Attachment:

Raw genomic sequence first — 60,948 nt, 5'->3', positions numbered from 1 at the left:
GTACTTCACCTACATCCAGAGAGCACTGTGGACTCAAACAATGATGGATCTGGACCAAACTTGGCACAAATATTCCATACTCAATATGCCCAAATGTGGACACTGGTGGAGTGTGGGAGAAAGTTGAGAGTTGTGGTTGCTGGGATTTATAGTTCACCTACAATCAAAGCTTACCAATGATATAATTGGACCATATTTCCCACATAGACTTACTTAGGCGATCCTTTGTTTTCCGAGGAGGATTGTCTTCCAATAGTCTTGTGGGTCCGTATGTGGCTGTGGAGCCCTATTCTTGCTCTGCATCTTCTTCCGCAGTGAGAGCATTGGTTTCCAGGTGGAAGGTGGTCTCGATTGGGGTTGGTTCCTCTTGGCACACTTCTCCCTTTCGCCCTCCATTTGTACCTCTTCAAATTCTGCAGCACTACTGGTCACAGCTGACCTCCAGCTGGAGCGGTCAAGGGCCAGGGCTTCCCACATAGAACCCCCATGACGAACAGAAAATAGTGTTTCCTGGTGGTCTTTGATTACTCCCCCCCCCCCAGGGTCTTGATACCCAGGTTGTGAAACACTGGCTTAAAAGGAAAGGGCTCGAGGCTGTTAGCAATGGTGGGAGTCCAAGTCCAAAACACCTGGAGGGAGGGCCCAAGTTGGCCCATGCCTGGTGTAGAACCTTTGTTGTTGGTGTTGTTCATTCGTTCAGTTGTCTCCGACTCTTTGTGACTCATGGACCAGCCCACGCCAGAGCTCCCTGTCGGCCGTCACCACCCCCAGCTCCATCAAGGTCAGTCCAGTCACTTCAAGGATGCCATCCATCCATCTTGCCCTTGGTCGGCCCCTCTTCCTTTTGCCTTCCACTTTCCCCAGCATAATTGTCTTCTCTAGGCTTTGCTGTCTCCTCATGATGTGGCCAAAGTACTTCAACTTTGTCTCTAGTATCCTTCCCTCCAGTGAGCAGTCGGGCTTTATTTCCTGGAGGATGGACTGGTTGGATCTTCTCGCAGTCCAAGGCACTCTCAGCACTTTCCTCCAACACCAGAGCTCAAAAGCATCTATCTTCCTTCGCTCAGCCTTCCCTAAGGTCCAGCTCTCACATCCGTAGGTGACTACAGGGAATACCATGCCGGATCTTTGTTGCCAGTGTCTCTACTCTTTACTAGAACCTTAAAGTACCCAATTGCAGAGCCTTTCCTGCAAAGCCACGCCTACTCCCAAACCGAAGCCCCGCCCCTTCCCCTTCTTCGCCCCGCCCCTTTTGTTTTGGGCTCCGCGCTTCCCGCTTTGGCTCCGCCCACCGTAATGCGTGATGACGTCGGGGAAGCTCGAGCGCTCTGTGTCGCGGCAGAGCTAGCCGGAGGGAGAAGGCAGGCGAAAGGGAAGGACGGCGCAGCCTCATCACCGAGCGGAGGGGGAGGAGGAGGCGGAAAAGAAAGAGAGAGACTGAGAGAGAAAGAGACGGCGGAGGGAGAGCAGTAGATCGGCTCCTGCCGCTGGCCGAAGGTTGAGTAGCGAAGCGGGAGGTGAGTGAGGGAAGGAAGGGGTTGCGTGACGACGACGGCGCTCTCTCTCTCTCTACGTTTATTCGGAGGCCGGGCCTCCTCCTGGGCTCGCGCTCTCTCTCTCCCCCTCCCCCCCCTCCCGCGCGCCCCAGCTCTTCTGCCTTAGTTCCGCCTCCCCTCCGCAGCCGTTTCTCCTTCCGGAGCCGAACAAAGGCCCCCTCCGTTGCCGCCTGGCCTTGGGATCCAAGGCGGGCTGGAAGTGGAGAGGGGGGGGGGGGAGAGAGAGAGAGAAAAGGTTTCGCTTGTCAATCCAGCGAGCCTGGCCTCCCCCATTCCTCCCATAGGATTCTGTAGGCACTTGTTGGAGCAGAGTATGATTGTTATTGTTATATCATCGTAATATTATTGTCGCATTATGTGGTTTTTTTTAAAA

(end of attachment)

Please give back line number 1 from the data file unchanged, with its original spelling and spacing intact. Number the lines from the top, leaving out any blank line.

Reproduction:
Raw genomic sequence first — 60,948 nt, 5'->3', positions numbered from 1 at the left: